Kaluakoi swarming with bees.
[Appeared in the Oct. 2, 2008 issue of The Molokai Dispatch]
By Catherine Cluett
For over a year, hum of bees on the Paniolo Hale Resort grounds has been as ubiquitous as your own heartbeat. But unlike your heartbeat, the presence of these honey bees is not a good sign, especially for resort resident manager James Murphy. “We have a bee infestation,” he says. And it’s a problem that’s beginning to cost the resort even its most loyal customers.
The bees are nesting in the walls of abandoned Kaluakoi Resort condo buildings, owned by Molokai Properties, Ltd. (MPL). The resort closed about ten years ago, says Murphy, and has since fallen into disrepair. The property is adjacent to Paniolo Hale, and bees are flying over to get water from Murphy’s lush grounds.
“Honey bees fly up to five gallons of water per day back to their hives,” he says. They use water to regulate the temperature of the hives, fanning water droplets with their wings to protect developing larvae from overheating.
Kaluokoi Golf Course, surrounding Paniolo Hale property, is also owned by MPL. The golf course was closed in April, along with Molokai Ranch. The bees, which used to get water from the irrigated course lawns, are now left with no water source. Drought conditions are also contributing to the problem, says Murphy.
He explains that deer used to use the golf course as a water source as well. Deer, desperate for moisture, are now pawing holes in the ground to reach Paniolo Hale’s water pipes, causing damage and sometimes even breaking them.
Five bee hives have been removed from Paniolo Hale grounds in the past year and a half, Murphy says. “We’re thinking green,” he explains. Instead of spraying hazardous chemicals that would kill the bees and endanger residents, Murphy calls Molokai bee-keepers Denny and Brenda Kaneshiro to remove the nests from inside building walls. They carefully remove siding, humanely capture the bees with a vacuum cleaner, and transport them back to their hives on the island’s east end. The operation costs $200 for each removal, but Murphy says it’s worth it.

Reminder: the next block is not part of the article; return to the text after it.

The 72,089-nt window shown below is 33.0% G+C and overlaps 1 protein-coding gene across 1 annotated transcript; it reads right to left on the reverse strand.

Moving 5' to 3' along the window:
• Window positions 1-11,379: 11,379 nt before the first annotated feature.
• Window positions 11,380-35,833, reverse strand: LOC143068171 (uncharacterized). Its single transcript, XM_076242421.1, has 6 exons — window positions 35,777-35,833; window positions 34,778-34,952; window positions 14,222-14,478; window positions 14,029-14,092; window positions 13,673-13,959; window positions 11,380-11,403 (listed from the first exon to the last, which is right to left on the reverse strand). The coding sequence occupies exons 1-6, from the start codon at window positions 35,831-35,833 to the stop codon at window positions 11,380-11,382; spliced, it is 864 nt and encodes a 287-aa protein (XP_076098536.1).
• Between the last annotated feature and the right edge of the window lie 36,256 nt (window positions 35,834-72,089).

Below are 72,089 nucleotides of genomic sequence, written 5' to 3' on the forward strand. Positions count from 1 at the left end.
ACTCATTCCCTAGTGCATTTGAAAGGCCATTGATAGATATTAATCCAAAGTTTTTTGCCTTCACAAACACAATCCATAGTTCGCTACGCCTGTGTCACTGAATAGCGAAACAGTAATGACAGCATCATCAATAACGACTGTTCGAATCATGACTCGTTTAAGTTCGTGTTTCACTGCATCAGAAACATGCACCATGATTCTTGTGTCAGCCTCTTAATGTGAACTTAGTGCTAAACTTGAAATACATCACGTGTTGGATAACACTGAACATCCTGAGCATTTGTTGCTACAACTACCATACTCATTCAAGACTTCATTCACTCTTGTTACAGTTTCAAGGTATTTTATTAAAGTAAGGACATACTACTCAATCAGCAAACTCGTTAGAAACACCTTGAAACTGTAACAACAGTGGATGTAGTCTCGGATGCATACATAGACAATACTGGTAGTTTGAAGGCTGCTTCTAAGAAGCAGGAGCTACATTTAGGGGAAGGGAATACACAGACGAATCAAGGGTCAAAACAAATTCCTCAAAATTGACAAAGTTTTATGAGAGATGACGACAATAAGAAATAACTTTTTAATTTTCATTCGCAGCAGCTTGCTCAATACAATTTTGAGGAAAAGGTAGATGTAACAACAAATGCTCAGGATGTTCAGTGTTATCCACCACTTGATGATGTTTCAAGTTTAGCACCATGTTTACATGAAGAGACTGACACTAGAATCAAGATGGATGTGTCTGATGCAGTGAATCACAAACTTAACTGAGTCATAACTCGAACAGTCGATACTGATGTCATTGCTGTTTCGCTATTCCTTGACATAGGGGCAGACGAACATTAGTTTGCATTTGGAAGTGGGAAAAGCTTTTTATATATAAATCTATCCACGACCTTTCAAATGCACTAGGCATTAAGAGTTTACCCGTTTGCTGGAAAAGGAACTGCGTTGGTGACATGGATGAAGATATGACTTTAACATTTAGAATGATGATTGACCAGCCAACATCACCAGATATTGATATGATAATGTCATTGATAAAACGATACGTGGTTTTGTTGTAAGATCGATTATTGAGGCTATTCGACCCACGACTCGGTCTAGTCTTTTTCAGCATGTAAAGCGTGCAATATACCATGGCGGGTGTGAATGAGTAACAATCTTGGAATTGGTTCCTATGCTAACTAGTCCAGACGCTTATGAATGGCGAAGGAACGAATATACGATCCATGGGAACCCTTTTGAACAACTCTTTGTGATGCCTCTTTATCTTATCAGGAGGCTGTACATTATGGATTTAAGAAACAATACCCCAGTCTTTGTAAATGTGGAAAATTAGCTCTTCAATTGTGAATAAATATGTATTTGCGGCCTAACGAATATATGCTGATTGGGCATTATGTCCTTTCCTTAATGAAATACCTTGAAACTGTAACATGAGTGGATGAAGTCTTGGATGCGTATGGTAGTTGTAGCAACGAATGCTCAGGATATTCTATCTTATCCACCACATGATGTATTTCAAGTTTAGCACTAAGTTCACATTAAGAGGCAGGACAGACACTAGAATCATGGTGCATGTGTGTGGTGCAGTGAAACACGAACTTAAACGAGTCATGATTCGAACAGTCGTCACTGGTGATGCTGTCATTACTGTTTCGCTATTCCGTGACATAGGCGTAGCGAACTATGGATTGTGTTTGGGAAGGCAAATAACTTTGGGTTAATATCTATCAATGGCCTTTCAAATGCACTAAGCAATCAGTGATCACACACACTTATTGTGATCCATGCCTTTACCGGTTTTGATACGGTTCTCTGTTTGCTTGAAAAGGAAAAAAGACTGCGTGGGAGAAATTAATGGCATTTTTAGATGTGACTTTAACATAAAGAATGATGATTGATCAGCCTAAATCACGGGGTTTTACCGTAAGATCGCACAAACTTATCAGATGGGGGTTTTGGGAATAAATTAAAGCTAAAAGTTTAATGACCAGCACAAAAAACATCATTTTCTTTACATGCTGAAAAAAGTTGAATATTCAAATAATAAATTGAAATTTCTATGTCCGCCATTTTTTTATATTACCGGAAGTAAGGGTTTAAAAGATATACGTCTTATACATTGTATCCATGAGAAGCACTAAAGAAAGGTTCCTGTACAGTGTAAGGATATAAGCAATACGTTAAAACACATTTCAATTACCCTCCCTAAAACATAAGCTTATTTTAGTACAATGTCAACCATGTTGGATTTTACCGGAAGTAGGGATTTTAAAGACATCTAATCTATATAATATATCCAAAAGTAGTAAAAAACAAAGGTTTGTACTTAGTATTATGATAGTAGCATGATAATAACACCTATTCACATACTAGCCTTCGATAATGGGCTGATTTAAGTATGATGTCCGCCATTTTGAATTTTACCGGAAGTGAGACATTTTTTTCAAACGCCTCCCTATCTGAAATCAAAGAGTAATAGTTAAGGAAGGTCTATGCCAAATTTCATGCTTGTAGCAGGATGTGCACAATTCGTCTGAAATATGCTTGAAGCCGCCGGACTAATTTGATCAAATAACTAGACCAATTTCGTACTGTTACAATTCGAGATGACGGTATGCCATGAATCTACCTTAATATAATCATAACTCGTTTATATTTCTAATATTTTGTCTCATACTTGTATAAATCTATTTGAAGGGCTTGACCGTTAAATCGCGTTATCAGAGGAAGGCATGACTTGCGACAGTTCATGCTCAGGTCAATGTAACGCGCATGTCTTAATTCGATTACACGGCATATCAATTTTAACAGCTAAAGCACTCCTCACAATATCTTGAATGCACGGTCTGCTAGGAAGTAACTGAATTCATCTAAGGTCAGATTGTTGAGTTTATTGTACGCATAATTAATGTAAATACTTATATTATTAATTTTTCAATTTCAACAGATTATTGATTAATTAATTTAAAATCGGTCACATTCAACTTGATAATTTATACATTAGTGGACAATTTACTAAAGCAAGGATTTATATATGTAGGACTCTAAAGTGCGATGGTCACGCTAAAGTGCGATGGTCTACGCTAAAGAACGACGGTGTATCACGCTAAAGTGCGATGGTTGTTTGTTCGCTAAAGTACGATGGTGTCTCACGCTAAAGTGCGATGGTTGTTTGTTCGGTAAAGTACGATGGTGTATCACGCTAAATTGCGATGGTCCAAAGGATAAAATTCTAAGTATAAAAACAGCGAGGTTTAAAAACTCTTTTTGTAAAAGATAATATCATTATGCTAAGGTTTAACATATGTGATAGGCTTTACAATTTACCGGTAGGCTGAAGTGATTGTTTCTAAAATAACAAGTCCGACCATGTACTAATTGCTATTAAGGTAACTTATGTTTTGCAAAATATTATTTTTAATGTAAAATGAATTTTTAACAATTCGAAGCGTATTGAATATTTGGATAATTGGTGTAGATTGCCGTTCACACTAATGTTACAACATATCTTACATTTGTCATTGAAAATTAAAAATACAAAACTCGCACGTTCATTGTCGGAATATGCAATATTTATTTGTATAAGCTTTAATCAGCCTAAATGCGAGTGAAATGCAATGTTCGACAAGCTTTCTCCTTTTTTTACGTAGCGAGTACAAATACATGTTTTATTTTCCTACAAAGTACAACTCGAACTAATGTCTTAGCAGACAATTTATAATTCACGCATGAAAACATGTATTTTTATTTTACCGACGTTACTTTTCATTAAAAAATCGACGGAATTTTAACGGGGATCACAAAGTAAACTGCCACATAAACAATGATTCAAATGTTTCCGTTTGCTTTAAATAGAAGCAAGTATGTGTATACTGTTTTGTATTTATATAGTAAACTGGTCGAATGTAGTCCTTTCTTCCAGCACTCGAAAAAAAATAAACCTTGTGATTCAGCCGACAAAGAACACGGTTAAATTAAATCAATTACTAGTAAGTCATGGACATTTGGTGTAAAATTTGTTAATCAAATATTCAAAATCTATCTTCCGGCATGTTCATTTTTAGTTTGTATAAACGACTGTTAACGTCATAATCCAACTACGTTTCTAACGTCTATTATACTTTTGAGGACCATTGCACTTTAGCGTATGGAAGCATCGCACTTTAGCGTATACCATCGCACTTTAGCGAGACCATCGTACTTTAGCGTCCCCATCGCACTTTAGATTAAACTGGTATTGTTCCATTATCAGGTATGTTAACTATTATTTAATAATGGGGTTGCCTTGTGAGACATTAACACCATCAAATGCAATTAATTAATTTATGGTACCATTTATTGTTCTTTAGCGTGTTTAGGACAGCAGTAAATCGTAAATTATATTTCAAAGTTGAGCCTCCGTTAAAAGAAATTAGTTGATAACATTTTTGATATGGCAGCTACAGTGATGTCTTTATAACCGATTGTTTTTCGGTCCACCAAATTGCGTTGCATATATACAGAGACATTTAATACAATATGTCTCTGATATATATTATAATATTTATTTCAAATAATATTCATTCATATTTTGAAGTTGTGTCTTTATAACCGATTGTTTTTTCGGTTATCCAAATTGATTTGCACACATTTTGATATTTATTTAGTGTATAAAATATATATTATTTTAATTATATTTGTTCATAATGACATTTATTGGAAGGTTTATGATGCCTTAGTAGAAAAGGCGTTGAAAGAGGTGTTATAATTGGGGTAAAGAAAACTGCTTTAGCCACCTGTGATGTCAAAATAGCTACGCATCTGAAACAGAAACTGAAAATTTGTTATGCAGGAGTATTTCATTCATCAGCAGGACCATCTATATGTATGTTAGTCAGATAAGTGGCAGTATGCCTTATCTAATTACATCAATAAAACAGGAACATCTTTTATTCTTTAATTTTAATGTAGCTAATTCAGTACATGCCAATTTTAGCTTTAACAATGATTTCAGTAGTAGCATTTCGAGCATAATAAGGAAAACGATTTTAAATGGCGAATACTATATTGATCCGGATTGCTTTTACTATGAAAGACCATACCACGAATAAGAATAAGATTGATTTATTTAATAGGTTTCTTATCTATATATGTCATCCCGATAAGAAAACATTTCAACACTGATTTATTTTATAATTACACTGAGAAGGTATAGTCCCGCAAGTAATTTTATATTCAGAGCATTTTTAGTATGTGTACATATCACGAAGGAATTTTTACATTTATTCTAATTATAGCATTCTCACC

“I’m taking care of my kuleana,” he says, “and the Ranch needs to take care of theirs.”
The Paniolo Hale poolside is empty, except for hundreds of bees – floating on the water’s surface, swarming at the pool’s edge, and coming and going in dizzying busyness. The pool is currently closed because Murphy has sprayed the insecticide Malathion on the pool deck in hopes of deterring the bees. It doesn’t seem to be working. “We’ve tried everything,” he said. Using the toxic insecticide was a last resort.
Despite all his efforts, the bees keep coming back. “They like water and shade,” he explains. Paniolo Hale offers both, while Kaluakoi’s barren ground has neither. As long as the Ranch’s buildings are harboring hives, the bees will continue to flock to Paniolo Hale.
“I would love to see the county use eminent domain,” says Murphy. “It’s like a ghost town over there,” he adds, looking towards the abandoned Kaluakoi resort. “It’s just a crying shame.”
In the mean time, Murphy says Paniolo Hale’s owners are suffering the effects of the Ranch’s neglect.
“I could not even spend one day, not even one hour, by the pool. The bees are just everywhere,” writes one irate customer. He has been visiting Paniolo Hale twice a year for the past 12 years, says Murphy. Now he, like other unhappy customers, says he might not return next year because of the bee infestation, Murphy explains.
Resort management has had to post signs around Paniolo Hale property warning people, especially those with bee allergies, about the high volume of bee activity.
“You should just step up to the plate and take care of your buildings,” Murphy says of the Ranch.